ERIC Number: ED204200
Record Type: RIE
Publication Date: 1980-Nov
Defining the Social Studies: What is the Problem?
Engle, Shirley H.
This paper offers three main reasons to explain why social studies lends itself so reluctantly to definition. The first reason is that there is a high degree of ambiguity regarding social studies goals within the social studies profession and among people generally. This ambiguity is characterized by the conflict between the belief that education should teach students to develop critical-thinking skills and the belief that schools should socialize individuals to the circumstances, needs, and opportunities of industrial civilization. The second reason is that there is a lack of clarity in the relationship between social studies and the social sciences. Many social studies educators treat social studies as though they were merely watered-down versions of the social sciences rather than as a more comprehensive intellectual endeavor in which knowledge from many sources can be used to resolve social problems. The third reason is that most social studies educators fail to make necessary distinctions between the role of scholarship and the role of teaching. This lack of distinction results in confusion for several reasons, including that research is necessarily carried on in the hypothetical mood, whereas teaching is usually conducted in the expository mood. The conclusion is that social studies educators will contribute more to a clear and meaningful definition of social studies if they concentrate on identifying major objectives and on describing precisely the kinds of teaching methods which are consistent with those goals. (DB)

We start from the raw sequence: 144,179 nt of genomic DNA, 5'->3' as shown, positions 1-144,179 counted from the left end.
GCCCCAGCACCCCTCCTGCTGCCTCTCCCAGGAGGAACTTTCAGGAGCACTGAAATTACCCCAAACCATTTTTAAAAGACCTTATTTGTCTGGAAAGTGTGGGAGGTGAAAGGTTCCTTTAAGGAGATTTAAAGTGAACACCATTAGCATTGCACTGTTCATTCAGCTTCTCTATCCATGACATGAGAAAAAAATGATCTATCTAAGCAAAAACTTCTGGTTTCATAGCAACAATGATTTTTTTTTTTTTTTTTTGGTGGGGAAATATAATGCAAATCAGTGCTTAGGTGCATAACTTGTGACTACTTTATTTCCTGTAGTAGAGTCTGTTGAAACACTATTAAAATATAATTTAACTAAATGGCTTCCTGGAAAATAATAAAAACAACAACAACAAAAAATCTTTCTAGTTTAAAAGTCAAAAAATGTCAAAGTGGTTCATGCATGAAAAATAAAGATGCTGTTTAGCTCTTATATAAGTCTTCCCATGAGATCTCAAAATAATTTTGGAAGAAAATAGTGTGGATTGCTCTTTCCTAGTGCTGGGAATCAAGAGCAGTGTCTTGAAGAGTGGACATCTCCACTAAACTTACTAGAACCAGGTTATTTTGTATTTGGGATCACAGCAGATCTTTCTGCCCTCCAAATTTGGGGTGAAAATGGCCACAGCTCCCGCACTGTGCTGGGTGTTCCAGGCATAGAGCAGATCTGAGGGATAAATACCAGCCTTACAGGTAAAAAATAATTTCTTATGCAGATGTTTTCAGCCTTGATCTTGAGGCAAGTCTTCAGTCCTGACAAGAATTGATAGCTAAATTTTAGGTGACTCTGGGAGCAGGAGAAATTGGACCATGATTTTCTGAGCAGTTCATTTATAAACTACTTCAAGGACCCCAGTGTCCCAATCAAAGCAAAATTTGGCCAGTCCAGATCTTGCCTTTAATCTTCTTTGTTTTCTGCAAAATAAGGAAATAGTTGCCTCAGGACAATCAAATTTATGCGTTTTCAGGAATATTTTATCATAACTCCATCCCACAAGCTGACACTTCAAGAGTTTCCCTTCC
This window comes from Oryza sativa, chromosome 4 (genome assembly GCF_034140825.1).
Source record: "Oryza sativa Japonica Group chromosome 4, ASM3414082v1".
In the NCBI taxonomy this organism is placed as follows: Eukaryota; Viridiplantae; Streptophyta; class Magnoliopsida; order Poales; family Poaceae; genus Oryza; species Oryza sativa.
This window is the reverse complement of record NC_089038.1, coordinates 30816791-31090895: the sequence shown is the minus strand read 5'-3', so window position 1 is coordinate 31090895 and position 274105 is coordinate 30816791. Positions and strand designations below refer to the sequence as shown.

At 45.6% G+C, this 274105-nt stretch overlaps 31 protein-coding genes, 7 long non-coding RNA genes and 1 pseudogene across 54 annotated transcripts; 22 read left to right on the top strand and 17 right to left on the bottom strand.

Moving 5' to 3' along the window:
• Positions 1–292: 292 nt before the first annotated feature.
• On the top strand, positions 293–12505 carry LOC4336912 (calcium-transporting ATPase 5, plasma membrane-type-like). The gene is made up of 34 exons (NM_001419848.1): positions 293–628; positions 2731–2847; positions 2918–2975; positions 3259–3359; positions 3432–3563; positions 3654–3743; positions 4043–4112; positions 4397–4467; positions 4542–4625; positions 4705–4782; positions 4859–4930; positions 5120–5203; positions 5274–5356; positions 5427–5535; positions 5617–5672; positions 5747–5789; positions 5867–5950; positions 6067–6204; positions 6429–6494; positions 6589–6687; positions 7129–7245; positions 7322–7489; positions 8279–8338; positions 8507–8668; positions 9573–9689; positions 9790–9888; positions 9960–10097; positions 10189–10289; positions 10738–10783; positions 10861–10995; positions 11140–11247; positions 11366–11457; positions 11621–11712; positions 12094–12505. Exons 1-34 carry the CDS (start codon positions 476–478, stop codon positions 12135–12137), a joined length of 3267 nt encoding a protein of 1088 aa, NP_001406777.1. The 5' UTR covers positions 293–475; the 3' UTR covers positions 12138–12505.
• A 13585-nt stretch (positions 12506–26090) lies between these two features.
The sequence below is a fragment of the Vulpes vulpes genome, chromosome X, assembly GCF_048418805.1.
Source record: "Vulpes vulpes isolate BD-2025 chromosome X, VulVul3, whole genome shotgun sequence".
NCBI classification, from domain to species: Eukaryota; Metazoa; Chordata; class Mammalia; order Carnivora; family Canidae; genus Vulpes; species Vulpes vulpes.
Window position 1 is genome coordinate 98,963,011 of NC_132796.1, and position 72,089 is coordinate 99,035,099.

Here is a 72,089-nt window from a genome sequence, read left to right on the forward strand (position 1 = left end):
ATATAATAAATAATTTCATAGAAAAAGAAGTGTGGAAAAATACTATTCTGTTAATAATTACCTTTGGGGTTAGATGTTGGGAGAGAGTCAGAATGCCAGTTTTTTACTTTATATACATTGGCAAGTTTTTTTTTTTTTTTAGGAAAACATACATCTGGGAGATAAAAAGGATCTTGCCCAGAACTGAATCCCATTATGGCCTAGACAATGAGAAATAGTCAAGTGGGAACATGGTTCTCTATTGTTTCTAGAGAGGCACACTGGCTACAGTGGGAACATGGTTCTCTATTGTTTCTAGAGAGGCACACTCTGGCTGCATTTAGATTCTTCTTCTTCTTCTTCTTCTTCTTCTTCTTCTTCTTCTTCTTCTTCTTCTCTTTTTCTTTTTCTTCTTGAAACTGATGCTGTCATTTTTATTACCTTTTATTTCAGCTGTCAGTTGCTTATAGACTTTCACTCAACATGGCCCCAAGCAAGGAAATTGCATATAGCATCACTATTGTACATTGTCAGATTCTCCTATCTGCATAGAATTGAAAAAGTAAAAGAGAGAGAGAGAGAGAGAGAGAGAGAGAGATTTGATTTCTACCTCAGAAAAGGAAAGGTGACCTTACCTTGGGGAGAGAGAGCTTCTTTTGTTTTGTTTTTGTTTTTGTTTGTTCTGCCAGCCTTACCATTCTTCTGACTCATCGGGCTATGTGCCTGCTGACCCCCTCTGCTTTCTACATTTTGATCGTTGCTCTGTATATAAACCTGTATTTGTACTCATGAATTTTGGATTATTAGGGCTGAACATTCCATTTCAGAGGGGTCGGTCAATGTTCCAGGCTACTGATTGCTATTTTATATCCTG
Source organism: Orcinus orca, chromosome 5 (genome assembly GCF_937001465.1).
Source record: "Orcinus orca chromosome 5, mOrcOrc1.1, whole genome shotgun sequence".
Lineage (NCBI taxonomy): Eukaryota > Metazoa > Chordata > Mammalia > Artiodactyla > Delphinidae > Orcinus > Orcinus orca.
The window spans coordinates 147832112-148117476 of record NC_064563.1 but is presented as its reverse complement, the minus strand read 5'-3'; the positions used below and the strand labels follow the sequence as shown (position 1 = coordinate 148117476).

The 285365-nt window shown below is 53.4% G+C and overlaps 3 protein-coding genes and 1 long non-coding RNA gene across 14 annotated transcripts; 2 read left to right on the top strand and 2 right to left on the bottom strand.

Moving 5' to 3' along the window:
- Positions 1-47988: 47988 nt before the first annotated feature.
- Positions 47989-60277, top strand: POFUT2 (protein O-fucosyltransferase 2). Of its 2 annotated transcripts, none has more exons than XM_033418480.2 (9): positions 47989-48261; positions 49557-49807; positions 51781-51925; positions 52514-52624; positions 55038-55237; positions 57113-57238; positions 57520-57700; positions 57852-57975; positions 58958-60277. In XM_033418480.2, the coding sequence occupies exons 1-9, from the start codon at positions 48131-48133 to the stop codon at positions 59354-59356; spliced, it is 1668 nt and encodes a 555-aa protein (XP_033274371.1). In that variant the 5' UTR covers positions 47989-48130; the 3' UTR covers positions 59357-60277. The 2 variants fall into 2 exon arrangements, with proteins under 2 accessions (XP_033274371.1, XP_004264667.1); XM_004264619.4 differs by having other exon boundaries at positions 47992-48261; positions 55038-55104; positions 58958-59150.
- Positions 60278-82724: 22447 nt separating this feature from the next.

Publication Type: Opinion Papers; Speeches/Meeting Papers
Education Level: N/A
Authoring Institution: N/A
Note: Paper presented at Annual Meeting of the National Council for the Social Studies (60th, New Orleans, LA, November 26-29, 1980).